Same-sex married couples will be recognized as legally married for all federal tax purposes, regardless of where they live, so long as they were married in a jurisdiction that recognizes such marriages as legal, the Treasure Department and Internal Revenue Service said in a joint statement issued on August 29, 2013. “This ruling also assures legally married same-sex couples that they can move freely throughout the country knowing that their federal filing status will not change,” Treasury Secretary Jacob J Lew said.
Under the ruling, same-sex couples will be treated as married for all federal tax purposes, including income and gift and estate taxes. The ruling applies to all federal tax provisions where marriage is a factor, including filing status, claiming personal and dependency exemptions, taking the standard deduction, employee benefits, contributing to an IRA and claiming the earned income credit or child tax credit.
The ruling applies to any same-sex marriage legally entered into in any of the 50 states, the District of Columbia, U.S. territories, or a foreign country, Treasury said. However, the ruling DOES NOT apply to registered domestic partnerships, civil unions, or similar relationships recognized under state law.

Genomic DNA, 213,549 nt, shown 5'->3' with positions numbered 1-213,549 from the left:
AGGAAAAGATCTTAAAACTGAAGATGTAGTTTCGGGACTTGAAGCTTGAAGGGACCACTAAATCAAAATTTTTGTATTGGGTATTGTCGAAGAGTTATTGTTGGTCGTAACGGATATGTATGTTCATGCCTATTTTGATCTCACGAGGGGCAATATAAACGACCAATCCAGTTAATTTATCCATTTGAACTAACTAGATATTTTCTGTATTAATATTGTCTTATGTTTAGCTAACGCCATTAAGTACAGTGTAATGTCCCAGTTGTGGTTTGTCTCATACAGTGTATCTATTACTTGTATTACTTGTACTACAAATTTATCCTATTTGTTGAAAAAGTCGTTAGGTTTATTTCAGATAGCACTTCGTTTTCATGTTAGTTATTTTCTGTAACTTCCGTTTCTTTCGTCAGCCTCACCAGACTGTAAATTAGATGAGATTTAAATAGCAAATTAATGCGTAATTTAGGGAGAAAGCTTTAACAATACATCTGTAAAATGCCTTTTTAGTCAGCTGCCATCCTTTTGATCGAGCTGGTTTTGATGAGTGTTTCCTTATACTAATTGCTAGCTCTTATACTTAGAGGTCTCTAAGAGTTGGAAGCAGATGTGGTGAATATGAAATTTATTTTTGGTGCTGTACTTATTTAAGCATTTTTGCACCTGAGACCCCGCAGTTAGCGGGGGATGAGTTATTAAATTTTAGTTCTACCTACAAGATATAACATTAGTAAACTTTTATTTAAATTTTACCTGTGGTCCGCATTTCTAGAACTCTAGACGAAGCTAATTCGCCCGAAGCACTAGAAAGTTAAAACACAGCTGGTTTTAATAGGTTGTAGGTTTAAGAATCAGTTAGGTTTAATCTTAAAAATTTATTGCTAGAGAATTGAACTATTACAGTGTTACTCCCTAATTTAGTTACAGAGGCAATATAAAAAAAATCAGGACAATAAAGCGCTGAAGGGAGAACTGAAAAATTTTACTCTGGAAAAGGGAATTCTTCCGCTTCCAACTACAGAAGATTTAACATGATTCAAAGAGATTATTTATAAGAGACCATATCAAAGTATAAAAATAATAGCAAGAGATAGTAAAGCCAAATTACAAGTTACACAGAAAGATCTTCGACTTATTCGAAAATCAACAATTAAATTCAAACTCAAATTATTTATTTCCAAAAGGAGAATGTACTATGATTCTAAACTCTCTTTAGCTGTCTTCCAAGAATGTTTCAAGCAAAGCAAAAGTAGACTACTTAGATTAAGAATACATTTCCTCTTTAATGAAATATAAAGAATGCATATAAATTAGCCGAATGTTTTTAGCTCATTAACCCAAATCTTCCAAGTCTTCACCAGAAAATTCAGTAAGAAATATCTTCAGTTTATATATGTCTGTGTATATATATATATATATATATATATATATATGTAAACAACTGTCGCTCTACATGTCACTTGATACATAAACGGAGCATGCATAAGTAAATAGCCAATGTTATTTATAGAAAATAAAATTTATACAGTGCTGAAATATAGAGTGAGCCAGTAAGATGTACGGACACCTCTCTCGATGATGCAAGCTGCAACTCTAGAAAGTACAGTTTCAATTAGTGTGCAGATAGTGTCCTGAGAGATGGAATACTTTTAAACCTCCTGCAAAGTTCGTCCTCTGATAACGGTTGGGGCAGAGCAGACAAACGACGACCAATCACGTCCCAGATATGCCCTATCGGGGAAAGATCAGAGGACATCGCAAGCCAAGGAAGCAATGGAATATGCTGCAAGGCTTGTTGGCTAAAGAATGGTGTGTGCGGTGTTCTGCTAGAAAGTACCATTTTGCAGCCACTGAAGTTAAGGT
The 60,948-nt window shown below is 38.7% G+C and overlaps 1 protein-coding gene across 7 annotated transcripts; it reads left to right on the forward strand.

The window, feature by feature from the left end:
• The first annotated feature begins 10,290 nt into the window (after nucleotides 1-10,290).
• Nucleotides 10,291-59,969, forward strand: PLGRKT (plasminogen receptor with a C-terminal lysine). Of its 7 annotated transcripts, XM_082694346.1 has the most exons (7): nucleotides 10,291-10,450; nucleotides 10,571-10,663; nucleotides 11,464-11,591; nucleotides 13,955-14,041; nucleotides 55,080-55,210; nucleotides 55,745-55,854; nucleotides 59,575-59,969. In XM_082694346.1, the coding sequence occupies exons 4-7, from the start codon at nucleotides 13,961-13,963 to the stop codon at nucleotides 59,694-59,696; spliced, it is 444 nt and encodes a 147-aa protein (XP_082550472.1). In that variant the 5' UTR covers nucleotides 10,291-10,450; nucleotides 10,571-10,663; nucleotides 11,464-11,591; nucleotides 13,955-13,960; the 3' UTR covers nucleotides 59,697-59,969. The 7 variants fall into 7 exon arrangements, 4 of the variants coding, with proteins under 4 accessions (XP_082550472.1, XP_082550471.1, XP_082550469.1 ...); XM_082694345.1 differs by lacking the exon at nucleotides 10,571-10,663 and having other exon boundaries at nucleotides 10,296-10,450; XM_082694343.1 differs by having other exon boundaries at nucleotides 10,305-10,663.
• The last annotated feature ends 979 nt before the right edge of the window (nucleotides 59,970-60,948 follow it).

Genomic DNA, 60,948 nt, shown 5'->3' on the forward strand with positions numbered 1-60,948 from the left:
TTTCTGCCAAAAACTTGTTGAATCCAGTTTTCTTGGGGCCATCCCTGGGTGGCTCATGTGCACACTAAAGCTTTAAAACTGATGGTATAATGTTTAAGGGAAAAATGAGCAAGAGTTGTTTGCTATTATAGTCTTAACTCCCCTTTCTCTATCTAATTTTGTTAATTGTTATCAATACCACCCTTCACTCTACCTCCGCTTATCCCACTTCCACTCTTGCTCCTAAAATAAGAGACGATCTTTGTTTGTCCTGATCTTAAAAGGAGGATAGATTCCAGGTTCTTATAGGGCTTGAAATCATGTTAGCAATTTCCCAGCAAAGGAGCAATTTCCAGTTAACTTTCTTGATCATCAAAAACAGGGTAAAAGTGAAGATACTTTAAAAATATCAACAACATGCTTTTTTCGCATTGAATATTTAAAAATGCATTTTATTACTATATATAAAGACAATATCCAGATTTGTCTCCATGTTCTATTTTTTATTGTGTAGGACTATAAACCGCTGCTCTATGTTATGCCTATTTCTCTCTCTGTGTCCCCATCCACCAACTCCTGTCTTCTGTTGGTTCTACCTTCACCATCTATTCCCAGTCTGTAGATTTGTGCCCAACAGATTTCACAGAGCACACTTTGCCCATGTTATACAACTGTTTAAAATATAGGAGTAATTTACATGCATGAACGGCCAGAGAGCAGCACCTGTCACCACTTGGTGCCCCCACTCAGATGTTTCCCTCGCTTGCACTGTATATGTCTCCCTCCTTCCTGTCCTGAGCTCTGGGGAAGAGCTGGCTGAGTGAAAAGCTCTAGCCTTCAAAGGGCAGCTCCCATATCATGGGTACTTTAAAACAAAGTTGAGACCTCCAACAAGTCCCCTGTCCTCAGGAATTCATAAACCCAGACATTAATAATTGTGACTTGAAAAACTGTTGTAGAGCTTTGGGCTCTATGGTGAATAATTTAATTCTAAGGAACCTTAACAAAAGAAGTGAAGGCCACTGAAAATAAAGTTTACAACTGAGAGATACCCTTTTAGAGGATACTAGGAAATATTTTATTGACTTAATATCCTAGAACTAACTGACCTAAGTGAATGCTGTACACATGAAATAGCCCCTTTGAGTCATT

Legally-married same-sex couples generally must file their 2013 federal income tax return using either the married filing jointly or married filing separately filing status.
Individuals who were in same-sex marriages prior to the Supreme Court decision, may, but are not required to, file original or amended returns to be treated as married for federal tax purposes for years still open under the statute of limitations.
Additionally, employees who purchased same-sex spouse health insurance coverage from their employers on an after-tax basis may treat the amounts paid for that coverage as pre-tax and excludable from income.